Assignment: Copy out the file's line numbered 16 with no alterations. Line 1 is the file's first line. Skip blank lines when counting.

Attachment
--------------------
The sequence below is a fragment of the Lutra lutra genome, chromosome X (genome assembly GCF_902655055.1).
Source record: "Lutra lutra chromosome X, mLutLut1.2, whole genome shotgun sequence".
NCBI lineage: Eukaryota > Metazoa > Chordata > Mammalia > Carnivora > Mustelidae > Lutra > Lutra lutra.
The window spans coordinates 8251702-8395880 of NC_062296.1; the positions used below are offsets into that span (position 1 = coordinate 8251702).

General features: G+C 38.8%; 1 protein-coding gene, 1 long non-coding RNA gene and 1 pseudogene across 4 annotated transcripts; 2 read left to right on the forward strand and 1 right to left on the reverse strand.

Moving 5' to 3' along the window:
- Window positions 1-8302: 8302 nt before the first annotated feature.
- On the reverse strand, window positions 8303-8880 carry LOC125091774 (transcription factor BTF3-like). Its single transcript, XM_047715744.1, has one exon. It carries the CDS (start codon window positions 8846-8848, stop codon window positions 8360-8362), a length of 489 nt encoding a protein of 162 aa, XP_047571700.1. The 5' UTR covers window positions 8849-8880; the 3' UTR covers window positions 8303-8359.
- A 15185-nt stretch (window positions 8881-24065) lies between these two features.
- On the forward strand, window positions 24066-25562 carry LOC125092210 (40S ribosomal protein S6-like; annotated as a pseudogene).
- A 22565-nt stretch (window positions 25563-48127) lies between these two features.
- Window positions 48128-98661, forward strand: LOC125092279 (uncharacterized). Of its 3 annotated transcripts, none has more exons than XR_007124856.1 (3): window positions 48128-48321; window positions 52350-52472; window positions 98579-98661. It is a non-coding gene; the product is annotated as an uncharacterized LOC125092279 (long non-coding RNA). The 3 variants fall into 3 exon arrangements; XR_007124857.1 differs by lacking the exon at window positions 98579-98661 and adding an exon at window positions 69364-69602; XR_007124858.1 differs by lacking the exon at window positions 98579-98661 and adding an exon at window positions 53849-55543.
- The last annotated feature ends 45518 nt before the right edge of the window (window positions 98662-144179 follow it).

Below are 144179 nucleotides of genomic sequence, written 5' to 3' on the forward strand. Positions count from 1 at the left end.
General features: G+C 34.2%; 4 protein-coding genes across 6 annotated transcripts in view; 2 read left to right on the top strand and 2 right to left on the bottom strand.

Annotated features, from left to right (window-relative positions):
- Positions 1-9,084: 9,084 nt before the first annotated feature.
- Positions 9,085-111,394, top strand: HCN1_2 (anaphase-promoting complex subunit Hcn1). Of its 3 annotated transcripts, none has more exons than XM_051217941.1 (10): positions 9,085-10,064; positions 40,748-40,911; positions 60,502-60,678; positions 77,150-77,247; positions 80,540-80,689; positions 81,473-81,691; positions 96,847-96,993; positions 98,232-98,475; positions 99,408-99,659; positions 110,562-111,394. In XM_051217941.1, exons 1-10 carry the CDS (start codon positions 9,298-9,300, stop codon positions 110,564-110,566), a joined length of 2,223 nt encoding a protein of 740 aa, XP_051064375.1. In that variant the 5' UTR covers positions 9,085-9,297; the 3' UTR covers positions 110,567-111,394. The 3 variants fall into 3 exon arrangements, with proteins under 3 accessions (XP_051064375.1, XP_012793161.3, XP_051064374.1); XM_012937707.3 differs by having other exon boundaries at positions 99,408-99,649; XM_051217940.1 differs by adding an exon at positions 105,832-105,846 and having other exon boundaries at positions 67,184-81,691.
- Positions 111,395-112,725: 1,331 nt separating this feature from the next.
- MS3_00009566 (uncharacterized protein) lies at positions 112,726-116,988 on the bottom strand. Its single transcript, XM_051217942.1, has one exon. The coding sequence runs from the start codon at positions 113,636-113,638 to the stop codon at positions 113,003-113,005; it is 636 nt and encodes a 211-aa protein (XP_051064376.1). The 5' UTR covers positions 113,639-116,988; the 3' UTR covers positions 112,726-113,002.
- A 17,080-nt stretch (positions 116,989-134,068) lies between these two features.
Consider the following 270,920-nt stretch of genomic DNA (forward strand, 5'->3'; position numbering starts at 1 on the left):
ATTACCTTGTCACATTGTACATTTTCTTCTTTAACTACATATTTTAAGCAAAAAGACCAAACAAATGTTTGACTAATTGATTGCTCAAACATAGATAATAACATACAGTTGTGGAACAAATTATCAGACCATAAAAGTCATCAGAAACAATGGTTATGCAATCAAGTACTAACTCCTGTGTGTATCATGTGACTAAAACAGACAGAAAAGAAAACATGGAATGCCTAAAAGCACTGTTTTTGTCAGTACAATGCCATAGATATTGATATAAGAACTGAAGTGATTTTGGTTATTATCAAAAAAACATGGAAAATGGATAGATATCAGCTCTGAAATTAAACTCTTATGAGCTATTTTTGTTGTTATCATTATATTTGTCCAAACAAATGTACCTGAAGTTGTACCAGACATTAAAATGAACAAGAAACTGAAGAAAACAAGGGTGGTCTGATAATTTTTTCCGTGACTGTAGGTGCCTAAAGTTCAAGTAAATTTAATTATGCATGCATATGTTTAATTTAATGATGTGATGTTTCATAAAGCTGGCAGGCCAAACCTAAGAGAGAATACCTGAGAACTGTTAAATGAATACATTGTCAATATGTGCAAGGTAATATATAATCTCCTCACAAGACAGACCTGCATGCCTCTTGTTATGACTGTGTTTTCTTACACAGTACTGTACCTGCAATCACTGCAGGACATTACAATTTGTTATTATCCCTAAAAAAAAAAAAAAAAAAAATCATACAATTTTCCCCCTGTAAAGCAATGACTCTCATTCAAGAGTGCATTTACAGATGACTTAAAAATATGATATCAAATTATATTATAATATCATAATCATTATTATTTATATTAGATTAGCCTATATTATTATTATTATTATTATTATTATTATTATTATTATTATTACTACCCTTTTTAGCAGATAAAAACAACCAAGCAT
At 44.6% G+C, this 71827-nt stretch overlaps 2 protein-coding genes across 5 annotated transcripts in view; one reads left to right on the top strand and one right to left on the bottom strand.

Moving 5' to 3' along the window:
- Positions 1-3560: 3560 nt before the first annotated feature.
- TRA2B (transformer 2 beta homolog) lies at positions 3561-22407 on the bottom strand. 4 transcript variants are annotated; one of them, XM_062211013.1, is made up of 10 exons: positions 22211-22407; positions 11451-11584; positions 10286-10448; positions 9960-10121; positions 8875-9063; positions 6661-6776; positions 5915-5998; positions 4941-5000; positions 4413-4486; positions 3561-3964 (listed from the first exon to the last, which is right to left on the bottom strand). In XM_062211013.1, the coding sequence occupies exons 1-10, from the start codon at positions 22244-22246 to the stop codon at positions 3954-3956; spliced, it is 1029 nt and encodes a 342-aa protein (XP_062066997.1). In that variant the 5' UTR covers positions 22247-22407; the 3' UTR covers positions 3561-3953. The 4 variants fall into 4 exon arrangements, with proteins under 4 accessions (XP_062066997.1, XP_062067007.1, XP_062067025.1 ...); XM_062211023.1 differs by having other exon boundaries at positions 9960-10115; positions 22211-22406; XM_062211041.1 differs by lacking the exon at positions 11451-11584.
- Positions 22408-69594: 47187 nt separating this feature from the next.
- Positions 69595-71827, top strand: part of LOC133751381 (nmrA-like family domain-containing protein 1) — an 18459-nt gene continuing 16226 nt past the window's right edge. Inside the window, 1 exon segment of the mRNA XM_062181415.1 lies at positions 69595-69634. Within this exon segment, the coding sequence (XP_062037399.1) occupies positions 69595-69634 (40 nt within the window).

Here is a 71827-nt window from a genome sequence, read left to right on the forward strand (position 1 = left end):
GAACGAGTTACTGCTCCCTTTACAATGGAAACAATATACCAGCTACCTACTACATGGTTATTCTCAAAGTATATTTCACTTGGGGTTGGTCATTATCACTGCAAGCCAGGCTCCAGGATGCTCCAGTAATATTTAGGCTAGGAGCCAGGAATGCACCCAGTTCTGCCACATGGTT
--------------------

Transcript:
Annotated features, from left to right (window-relative positions):